How to Choose the Best Therapist for Your Teenager

According to the website, a website that offers expert advice and quality content that helps users find solutions to a wide range of daily needs – from parenting, health care and technology to cooking, travel and many others, there are some things to know before choosing a therapist for your adolescent son/daughter.

Expert Kathryn Rudlin, LCSW, a clinical social worker, lists a number of important factors to consider before choosing a therapist:

  • Choose a therapist who has expertise and experience in dealing with teens. Teens aren’t junior versions of adults; the problems they have and the way they deal with them are unique to this age group.
  • When possible get referrals to specific therapists recommended by someone with knowledge of their personality and skills.
  • Search online for teen therapists in your area and carefully review their websites for information about how they work with teens and details about their practice.
  • In most cases the therapist should be licensed. There are exceptions, such as a trained religious or drug counselor, but note that insurance companies will usually only pay for sessions facilitated by a licensed mental health professional.
  • Consider the therapeutic approach and training of the therapist. There are many different ways to treat teens so familiarize yourself with the different approaches and make your choice based on the issues your teen is struggling with and the background that makes the most sense to you.
  • Think about the specific qualities your teen may need in a therapist. Are they likely to respond best to someone who is direct and to the point, or to someone more nurturing and supportive? Is there a preference for a male or female therapist? Is age a factor for your teen – will they work better with someone young and energetic or benefit from a therapist with more experience?

Questions to Ask a Potential Therapist

Interview potential therapists by e-mail, over the phone, or in a face-to-face meeting. Some therapists will conduct an initial consultation at a reduced cost so you can meet them and have your questions answered.

Asking the following questions will provide important information and give you a better sense of how the therapist will work with your teen to help facilitate positive changes:

  • What experience do you have with the particular problem my teen is struggling with?
  • How long have you been in practice?
  • Describe how you will work with my teen.
  • Will other family members be involved in the therapy process?
  • What license do you have, is it current?
  • How do you establish goals for therapy and measure progress?
  • Are you a member of a professional organization?
  • Can you explain the therapy approach you use?

After getting answers to these questions consider how well the therapist has described their approach and how they come across in doing so. Ask yourself: Does the therapist seem to know what they are talking about? Do they seem to have genuine empathy for teens? Are they patient in answering your questions? How do you feel when talking to them?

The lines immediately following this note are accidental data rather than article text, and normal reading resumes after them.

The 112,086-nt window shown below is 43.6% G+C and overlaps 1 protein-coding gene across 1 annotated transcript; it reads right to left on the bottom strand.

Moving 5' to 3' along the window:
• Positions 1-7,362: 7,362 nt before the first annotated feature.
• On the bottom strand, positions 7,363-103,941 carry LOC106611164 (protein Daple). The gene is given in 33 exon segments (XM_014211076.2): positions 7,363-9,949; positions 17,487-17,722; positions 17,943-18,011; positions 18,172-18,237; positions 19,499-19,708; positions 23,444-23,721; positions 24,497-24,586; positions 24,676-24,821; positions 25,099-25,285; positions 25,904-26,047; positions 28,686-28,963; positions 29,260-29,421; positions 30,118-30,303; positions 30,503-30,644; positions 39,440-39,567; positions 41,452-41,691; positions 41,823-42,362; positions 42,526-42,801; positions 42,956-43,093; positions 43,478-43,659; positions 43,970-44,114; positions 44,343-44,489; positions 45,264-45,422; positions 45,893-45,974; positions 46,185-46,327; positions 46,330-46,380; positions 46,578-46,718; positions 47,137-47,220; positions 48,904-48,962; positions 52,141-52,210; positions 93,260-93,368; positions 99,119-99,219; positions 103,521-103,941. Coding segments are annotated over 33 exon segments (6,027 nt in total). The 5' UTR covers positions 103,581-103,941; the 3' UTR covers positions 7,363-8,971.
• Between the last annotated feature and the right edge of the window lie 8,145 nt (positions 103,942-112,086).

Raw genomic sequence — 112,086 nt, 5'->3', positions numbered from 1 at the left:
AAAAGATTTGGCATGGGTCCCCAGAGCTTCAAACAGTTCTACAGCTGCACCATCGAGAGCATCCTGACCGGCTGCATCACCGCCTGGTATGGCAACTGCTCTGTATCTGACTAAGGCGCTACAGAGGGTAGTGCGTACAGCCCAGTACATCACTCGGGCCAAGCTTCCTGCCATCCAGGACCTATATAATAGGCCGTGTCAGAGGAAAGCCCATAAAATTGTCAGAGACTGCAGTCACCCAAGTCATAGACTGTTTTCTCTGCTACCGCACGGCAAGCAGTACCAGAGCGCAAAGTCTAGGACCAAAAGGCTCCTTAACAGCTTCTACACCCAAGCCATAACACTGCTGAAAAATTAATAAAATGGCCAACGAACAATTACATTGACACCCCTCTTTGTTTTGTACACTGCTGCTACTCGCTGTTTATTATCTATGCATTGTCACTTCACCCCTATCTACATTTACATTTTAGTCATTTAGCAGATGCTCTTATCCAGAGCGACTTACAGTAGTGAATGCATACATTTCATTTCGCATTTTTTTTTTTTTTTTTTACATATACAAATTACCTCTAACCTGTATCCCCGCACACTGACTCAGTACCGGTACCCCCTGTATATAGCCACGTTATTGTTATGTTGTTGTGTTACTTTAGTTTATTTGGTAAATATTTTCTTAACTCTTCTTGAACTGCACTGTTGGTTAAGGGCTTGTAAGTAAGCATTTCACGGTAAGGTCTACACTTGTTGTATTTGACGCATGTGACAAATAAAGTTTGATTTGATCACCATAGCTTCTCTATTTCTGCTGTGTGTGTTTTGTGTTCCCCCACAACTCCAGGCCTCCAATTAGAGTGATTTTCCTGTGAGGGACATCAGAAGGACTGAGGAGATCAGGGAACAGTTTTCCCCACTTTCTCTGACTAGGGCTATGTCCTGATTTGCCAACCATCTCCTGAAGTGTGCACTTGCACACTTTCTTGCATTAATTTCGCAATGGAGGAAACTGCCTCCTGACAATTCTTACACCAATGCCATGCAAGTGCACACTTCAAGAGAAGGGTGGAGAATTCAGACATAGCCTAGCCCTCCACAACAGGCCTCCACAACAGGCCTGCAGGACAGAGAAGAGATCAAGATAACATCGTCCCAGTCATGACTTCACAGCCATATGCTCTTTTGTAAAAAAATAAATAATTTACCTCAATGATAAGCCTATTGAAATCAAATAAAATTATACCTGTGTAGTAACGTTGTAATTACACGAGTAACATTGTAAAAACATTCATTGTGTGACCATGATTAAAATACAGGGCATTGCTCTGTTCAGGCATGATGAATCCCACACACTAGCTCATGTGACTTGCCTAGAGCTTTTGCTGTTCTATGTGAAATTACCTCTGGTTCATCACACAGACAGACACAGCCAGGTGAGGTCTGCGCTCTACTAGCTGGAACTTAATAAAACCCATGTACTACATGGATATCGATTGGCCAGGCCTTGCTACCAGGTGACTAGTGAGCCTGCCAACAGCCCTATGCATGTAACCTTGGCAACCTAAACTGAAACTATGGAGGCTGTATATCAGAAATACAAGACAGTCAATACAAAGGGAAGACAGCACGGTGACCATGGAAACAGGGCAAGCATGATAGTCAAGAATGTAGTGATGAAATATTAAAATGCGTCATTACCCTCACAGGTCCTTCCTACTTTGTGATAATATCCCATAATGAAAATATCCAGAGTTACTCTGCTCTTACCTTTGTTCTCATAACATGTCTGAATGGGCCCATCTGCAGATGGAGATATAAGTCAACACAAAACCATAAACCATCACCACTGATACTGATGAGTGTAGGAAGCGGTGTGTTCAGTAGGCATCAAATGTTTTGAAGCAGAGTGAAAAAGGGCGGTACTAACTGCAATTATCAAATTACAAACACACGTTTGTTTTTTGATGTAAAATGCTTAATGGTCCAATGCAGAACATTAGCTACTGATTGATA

ACS’ Program director of On-Campus Counseling, Roni Gillenson LMFT adds two other important things to consider when choosing a therapist.

  • Ask the therapist to review confidentiality and limits to confidentiality
  • Ask what the therapist will and will not share with the parent.  I think this is important for the parent to know upfront what to expect from their child’s professional relationship with a prospective therapist.

The Most Important Factor of All

Experience and credentials are important, but it’s usually the personality of a therapist and the therapeutic rapport that develops between teen and therapist that is the most important factor of all.

This relationship is ultimately the most critical factor in a therapist being able to successfully provide help to a troubled teen. In choosing a therapist ask yourself which person is most likely to be able to bond with your teen and pay close attention to your gut feelings in making your decision.

Gillenson strongly agrees that the most important factor of a teen-therapist relationship is the rapport that they develop. Another very important factor is the possibility of including the entire family.

Family work may be indicated and for families to be open to that recommendation. ACS takes  a family systems approach (among other approaches) and values and welcomes the parent’s involvement; whether that means family therapy, conjoint family therapy, family group or possibly couples therapy.  The family should ask themselves how involved or not involved they want to be in their child’s treatment.  Families/parents should feel comfortable to ask prospective therapists for referrals for family and/or couples therapy.  It’s always best if the family is working together on their issues whether it be together (i.e. family therapy) or in conjunction/parallel to their child (i.e. couples counseling, individual therapy for themselves,   parenting group).

For more information on the therapy available at Adolescent Counseling Services (ACS) go to

Also for a complete version of the article go here

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